GMP, pot, and bitcoin
BENJ GALLANDER, BEN STADELMANN, and PHILIP MACKELLAR
Languages evolve. Topics change. The conversations of the latest generation and the manner that they relate it through social media moves on. The Académie française can attempt to maintain the purity of French, but there has to be an allowance for progression.
English also advances. This became apparent when the word "cryptocurrencies" did not pass a spell check. And while "block" and "chain" both make it, of course, combining them into "blockchain" does not cut the mustard. C'est la vie.
Corporations also have to advance or often they join the dinosaurs. In the sector that GMP Capital (GMP-T) resides, many competitors have either bitten the proverbial dust or merged. This company has worked hard to be one of the survivors.
Effectively, it has two arms. The wealth management appendage through Richardson Securities is doing quite well, thank you. The unit is profitable and it was supposedly being wooed by Toronto-Dominion Bank for a takeover about a year ago. Alas, that fell by the wayside, perhaps because GMP is facing some lawsuits caused by an adviser who placed clients into investments that did not match their risk profiles. There are questions on whether TD wanted to face the cost and reputation-damaging fallout from the legal proceedings.
The part of GMP that was not doing well was the capital markets piece. This asset's primary raison d'être was to raise money in the commodity sector, which obviously has not been doing well over the past number of years. Last year, a takeover of FirstEnergy Capital (FEC) was accomplished – an attempt to expand the corporate footprint into the oil and gas patch. This has not been as successful as envisioned thus far and perhaps that was telegraphed by many FEC people who cashed in their chips as quickly as allowed through the agreement.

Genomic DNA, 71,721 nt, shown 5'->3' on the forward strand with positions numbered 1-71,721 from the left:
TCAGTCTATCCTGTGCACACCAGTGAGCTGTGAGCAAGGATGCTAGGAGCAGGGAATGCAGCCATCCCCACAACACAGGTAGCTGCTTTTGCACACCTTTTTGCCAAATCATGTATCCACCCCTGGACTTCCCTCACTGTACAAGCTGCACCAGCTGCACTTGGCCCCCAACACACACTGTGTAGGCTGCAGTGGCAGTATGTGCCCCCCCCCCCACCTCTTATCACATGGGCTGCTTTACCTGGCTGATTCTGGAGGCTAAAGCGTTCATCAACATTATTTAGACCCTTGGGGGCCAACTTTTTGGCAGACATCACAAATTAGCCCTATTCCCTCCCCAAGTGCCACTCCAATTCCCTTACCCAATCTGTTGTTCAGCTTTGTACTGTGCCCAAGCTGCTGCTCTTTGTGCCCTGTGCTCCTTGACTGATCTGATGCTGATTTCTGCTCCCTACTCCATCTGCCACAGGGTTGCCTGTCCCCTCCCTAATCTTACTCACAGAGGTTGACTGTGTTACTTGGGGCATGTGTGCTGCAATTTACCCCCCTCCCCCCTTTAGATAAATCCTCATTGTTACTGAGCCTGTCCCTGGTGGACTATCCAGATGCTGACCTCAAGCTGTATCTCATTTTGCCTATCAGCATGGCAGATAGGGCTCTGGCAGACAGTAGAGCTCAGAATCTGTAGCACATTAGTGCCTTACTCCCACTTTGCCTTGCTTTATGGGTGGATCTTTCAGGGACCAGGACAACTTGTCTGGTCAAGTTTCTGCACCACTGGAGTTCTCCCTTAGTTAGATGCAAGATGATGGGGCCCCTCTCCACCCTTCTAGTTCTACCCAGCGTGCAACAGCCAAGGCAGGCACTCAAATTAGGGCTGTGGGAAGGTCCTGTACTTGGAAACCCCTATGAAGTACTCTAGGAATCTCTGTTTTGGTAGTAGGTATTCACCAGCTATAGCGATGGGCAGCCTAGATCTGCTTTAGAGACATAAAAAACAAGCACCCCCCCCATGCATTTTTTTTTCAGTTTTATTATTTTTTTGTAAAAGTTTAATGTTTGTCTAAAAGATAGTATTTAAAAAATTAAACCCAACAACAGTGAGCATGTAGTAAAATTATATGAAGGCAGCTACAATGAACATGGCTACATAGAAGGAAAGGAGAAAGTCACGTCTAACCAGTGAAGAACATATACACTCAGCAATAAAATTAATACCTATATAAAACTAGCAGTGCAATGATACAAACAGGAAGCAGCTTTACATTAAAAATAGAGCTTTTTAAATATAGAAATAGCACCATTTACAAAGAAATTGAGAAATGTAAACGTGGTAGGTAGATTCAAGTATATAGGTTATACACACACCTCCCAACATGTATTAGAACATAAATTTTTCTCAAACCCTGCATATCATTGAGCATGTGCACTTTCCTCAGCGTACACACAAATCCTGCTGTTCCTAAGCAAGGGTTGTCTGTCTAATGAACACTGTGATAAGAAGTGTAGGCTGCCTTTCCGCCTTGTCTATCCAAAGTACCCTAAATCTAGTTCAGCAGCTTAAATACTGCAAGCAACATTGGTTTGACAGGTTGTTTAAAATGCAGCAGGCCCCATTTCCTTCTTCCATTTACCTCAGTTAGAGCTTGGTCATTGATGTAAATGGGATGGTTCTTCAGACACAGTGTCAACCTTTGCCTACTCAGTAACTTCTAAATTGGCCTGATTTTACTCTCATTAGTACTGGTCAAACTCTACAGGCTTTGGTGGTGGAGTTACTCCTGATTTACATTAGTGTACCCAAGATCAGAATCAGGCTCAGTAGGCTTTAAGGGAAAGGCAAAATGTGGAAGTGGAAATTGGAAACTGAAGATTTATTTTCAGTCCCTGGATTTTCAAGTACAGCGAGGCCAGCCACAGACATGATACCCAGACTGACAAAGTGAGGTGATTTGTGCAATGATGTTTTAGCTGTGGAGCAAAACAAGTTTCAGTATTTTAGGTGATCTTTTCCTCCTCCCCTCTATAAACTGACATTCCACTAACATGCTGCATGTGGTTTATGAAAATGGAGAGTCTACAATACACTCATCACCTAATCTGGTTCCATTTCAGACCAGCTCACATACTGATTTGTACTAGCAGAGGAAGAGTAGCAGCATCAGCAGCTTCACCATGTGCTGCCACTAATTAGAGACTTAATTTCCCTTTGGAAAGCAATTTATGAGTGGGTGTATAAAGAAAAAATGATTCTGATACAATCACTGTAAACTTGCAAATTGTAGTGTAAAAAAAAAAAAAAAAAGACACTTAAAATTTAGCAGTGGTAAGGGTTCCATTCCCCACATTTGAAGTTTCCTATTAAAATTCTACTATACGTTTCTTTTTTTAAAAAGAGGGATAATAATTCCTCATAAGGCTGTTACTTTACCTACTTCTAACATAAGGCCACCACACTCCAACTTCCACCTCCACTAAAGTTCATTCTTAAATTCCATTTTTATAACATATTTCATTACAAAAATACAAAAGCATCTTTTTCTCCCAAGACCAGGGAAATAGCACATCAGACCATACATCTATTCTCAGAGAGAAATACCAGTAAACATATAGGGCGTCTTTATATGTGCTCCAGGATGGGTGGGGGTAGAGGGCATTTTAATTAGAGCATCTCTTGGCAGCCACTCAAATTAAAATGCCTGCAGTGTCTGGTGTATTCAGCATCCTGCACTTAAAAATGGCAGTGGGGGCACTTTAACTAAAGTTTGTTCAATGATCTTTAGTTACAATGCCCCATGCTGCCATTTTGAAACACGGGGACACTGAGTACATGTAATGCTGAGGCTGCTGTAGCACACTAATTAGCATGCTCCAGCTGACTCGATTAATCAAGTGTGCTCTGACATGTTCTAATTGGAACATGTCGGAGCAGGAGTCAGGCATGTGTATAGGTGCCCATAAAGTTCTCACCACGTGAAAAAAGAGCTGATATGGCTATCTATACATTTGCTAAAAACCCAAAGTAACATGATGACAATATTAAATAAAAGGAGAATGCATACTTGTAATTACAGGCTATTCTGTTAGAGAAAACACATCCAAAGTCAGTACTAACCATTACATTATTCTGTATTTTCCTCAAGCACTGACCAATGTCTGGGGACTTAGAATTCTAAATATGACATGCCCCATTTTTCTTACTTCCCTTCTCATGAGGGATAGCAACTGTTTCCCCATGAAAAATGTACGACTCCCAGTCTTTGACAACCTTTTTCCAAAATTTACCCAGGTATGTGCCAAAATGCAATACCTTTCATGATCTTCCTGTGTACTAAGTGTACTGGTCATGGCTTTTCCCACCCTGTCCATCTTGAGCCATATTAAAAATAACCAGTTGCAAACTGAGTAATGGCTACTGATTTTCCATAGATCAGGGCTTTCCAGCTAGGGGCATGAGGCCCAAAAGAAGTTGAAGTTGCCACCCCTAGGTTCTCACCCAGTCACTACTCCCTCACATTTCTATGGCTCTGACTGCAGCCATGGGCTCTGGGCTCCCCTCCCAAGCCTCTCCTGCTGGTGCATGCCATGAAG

Last quarter, revenue at GMP was 21 per cent lower than the prior year and the bottom line showed a loss of $2.8-million. Those are not numbers that instill confidence in most investors.
But salvation may be in the cards through that new word, "cryptocurrencies." The company last week hosted what they called the Inaugural Blockchain Conference and Canada's "premier blockchain event." Evidently, it was a success for the stock price as it jumped more than 10 per cent, while trading more than 400 per cent of the normal volume. While that is a small-fry, one-day bump compared with bitcoin on its best days, it is still substantial, with potentially more in store as GMP arranges for the financing of some enterprises in this emerging technology.
Another potential driver of growth is enterprises in the marijuana industry. This is another field that is developing by leaps and bounds. Banks are still reticent to become players here but, of course, that will change. They do like to follow the money.
Back in the day, GMP traded above $25. Our hope is not so optimistic with an initial sell target of $15.44. Even that could be pie-in-the-sky. Still, this definitely seems to be a good time to get financially high on cryptocurrencies and marijuana. However you spell them.